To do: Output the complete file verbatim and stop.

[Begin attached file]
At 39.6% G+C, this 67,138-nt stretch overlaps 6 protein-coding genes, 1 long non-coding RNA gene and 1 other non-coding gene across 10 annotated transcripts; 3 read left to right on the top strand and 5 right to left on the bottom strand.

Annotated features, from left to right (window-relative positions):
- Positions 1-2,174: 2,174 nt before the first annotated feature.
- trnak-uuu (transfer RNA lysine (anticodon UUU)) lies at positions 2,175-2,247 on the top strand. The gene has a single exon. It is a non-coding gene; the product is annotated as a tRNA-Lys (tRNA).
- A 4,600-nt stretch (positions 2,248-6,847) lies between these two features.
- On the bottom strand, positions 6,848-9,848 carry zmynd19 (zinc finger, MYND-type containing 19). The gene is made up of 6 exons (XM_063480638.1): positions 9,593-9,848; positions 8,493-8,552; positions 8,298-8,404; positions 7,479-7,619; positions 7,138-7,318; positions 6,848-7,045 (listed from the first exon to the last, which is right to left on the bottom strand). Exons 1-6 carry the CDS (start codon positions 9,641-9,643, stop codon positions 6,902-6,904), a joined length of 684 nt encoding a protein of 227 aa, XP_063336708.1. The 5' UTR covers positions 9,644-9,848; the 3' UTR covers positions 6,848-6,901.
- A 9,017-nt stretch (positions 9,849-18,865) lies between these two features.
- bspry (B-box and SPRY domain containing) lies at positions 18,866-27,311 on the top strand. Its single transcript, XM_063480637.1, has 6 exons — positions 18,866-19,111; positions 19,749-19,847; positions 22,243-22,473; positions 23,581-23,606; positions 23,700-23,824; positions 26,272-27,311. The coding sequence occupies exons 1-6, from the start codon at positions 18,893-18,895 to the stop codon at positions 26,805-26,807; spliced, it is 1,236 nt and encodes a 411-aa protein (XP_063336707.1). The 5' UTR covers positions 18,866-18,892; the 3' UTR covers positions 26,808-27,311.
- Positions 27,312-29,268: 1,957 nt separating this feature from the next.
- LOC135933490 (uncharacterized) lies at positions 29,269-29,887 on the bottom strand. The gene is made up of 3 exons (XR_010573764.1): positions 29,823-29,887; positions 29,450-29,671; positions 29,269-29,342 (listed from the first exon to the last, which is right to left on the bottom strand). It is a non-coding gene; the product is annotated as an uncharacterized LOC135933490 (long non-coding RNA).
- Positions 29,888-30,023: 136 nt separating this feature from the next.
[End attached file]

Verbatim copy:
At 39.6% G+C, this 67,138-nt stretch overlaps 6 protein-coding genes, 1 long non-coding RNA gene and 1 other non-coding gene across 10 annotated transcripts; 3 read left to right on the top strand and 5 right to left on the bottom strand.

Annotated features, from left to right (window-relative positions):
- Positions 1-2,174: 2,174 nt before the first annotated feature.
- trnak-uuu (transfer RNA lysine (anticodon UUU)) lies at positions 2,175-2,247 on the top strand. The gene has a single exon. It is a non-coding gene; the product is annotated as a tRNA-Lys (tRNA).
- A 4,600-nt stretch (positions 2,248-6,847) lies between these two features.
- On the bottom strand, positions 6,848-9,848 carry zmynd19 (zinc finger, MYND-type containing 19). The gene is made up of 6 exons (XM_063480638.1): positions 9,593-9,848; positions 8,493-8,552; positions 8,298-8,404; positions 7,479-7,619; positions 7,138-7,318; positions 6,848-7,045 (listed from the first exon to the last, which is right to left on the bottom strand). Exons 1-6 carry the CDS (start codon positions 9,641-9,643, stop codon positions 6,902-6,904), a joined length of 684 nt encoding a protein of 227 aa, XP_063336708.1. The 5' UTR covers positions 9,644-9,848; the 3' UTR covers positions 6,848-6,901.
- A 9,017-nt stretch (positions 9,849-18,865) lies between these two features.
- bspry (B-box and SPRY domain containing) lies at positions 18,866-27,311 on the top strand. Its single transcript, XM_063480637.1, has 6 exons — positions 18,866-19,111; positions 19,749-19,847; positions 22,243-22,473; positions 23,581-23,606; positions 23,700-23,824; positions 26,272-27,311. The coding sequence occupies exons 1-6, from the start codon at positions 18,893-18,895 to the stop codon at positions 26,805-26,807; spliced, it is 1,236 nt and encodes a 411-aa protein (XP_063336707.1). The 5' UTR covers positions 18,866-18,892; the 3' UTR covers positions 26,808-27,311.
- Positions 27,312-29,268: 1,957 nt separating this feature from the next.
- LOC135933490 (uncharacterized) lies at positions 29,269-29,887 on the bottom strand. The gene is made up of 3 exons (XR_010573764.1): positions 29,823-29,887; positions 29,450-29,671; positions 29,269-29,342 (listed from the first exon to the last, which is right to left on the bottom strand). It is a non-coding gene; the product is annotated as an uncharacterized LOC135933490 (long non-coding RNA).
- Positions 29,888-30,023: 136 nt separating this feature from the next.